Here is Jin, now an 8-year-old girl. She was born in America, but her parents were from China, and until the age of three, her mother took care of her at home. When she was 4, she began attending a Montessori school, and it was her very first time to attend any type of day care center. Until then, she had barely been exposed to English. She often told her mother that she didn’t want to go to school, but her mother thought that time would fix everything. Also, her teacher assured her mother, saying, “Jin is doing fine, so please do not worry.” Three months later, Jin was very sick and had to stay at home for 1 week. On her first day back at school, Jin’s mother brought Jin to class and watched Jin through the window without letting Jin know she was there. Once Jin stepped into the class, she stood still in the middle of the classroom. There were four children and two teachers. One teacher was doing an art activity with two children, the other teacher was cleaning up, and the other two children were playing in the block area. The teacher working with two children said, “Good morning, Jin, choose what you want to play” and then continued to work with the other children. Jin, speechless, just kept standing still. According to her mother, Jin stayed like that for almost 10 minutes, but no teacher came to her. Her mother told me, “You know, Jin had been absent for one week. Couldn’t they at least ask her if she was feeling better? Watching my child standing still alone for 10 minutes was just heartbreaking. I just couldn’t stand it, but I had to leave her there and go to work. Instead, when I picked her up, I told one of the teachers what I saw in the morning and how I felt. Of course, not in a straightforward way. You know what? She told me, “My teaching philosophy is to pursue child-centered, child-initiated activities and to help young children develop their independence. I do not tell my children what to do. Children will find what they want to do by themselves. I have been doing my job over 25 years, and I believe I know what I am doing. Please trust me. It’s her first time at day care, so she will need some time to adjust. That’s all. Besides, Jin knows I love her.” I had no choice but to trust her, but I still can’t forget that day.”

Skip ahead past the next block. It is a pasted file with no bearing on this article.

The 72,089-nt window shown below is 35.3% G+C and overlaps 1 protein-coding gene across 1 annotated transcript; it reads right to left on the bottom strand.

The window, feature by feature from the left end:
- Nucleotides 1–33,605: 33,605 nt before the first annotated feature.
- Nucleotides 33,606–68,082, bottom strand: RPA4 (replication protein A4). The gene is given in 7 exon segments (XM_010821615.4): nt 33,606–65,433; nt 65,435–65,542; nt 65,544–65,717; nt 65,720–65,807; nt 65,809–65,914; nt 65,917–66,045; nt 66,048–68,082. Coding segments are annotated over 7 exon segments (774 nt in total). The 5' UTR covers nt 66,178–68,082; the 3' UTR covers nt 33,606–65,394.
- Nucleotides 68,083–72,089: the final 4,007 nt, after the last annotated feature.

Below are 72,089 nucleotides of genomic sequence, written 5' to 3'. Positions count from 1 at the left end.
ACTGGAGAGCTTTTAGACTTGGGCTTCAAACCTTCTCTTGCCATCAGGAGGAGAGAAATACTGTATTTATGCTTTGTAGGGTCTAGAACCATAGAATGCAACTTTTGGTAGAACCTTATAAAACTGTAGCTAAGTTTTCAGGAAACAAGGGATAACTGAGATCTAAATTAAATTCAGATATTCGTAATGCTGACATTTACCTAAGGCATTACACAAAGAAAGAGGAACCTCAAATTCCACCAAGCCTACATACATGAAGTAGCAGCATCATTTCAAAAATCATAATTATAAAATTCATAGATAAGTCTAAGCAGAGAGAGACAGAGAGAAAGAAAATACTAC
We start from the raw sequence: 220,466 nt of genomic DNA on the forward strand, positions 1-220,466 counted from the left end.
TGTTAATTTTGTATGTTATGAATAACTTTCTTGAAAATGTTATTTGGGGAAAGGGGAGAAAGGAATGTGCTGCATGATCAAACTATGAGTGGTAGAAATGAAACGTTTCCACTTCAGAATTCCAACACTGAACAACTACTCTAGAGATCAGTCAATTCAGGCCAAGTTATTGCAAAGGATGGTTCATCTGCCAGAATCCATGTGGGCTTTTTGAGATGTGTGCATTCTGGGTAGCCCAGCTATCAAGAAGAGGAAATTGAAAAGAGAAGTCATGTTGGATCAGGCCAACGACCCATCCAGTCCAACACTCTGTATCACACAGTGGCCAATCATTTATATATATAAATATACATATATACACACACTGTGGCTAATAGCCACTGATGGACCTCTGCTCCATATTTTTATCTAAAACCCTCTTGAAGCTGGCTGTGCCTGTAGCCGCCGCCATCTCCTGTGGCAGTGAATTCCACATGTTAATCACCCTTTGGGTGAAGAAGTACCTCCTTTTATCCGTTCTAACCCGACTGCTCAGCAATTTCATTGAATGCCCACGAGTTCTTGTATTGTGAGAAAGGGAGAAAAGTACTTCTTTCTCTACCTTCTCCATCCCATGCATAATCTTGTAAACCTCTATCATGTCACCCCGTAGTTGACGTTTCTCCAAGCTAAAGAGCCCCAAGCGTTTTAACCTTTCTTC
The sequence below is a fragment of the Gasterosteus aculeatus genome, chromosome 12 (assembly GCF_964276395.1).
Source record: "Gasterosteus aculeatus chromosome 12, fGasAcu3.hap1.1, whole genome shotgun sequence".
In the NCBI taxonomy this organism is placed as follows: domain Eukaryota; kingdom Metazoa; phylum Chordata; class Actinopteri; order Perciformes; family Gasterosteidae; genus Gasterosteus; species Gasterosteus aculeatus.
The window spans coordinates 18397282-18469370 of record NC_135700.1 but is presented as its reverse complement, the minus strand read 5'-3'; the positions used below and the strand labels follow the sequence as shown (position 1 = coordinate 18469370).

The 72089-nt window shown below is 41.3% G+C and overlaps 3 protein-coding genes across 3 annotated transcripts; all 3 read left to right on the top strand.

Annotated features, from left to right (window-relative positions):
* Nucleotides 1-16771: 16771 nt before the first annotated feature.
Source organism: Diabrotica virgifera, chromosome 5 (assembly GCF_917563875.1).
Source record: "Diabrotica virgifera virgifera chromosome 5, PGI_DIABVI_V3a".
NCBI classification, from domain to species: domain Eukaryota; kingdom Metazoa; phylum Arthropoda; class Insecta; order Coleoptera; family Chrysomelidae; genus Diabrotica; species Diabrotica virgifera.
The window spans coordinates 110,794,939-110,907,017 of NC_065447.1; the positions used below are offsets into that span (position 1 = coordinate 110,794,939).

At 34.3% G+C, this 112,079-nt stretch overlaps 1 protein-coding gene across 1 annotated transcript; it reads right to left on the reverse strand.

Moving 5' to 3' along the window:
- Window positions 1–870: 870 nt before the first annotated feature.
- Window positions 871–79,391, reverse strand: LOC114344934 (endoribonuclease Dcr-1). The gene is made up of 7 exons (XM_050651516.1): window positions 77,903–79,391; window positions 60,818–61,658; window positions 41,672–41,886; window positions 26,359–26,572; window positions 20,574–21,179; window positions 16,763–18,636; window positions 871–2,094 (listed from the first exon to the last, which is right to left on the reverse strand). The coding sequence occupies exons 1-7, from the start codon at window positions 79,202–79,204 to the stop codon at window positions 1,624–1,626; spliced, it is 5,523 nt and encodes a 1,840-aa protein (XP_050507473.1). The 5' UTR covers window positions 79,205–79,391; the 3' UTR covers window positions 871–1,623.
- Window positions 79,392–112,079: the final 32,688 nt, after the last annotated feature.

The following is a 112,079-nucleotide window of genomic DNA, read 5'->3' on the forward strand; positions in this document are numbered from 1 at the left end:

As an early childhood education teacher, yes, it is very important to have professional concurrent knowledge of early childhood pedagogy and state and national level of standards, policies, guidelines, and mandates. In addition, teachers’ educational backgrounds and experiences should be valued in any degree. However, teachers need to remember they cannot put anything over the value of a child. Every child is different and unique. Yes, early childhood teachers/educators know the importance of implementing child-centered, child-initiated activities. Early childhood teachers/educators believe those activities are developmentally appropriate for young children. However, if their “great” teaching skills have worked for other children, but not for one child in their classroom, then, they need to find a better way to help the child, not just simply trying to make the child fit in their way.
Dr. Boh Young Lee is an assistant professor of Early Childhood Education program in the department of Curriculum and Instruction at Western Illinois University.
Resource: photo was found atÂ http://blog.world-mysteries.com/science/how-many-major-races-are-there-in-the-world/